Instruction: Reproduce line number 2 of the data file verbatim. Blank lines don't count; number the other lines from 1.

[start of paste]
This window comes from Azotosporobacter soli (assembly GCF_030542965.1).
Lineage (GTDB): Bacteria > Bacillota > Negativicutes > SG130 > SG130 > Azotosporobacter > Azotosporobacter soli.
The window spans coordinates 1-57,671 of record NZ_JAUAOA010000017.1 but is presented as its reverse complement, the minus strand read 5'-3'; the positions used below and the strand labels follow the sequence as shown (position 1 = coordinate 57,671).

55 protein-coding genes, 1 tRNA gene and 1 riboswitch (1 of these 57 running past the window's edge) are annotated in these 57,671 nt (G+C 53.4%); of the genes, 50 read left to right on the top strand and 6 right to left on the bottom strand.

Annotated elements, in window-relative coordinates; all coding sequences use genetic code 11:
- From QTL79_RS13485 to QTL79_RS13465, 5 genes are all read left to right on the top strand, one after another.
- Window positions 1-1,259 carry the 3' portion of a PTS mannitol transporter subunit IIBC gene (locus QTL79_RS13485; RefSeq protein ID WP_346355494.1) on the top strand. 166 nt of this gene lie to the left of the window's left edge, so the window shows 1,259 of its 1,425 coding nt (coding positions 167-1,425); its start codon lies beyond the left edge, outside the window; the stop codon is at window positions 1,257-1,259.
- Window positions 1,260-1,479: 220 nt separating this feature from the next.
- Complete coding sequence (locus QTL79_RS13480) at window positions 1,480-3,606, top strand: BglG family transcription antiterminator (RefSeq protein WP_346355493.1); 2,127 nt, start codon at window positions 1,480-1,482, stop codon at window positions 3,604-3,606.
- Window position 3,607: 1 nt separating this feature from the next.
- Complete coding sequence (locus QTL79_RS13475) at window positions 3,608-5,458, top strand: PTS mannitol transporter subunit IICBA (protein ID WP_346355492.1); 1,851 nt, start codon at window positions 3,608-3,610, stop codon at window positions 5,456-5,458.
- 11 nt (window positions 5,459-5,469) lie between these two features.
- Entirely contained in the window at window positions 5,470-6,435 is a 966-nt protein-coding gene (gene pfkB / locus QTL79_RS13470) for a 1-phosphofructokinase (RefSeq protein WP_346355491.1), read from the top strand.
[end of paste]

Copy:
Lineage (GTDB): Bacteria > Bacillota > Negativicutes > SG130 > SG130 > Azotosporobacter > Azotosporobacter soli.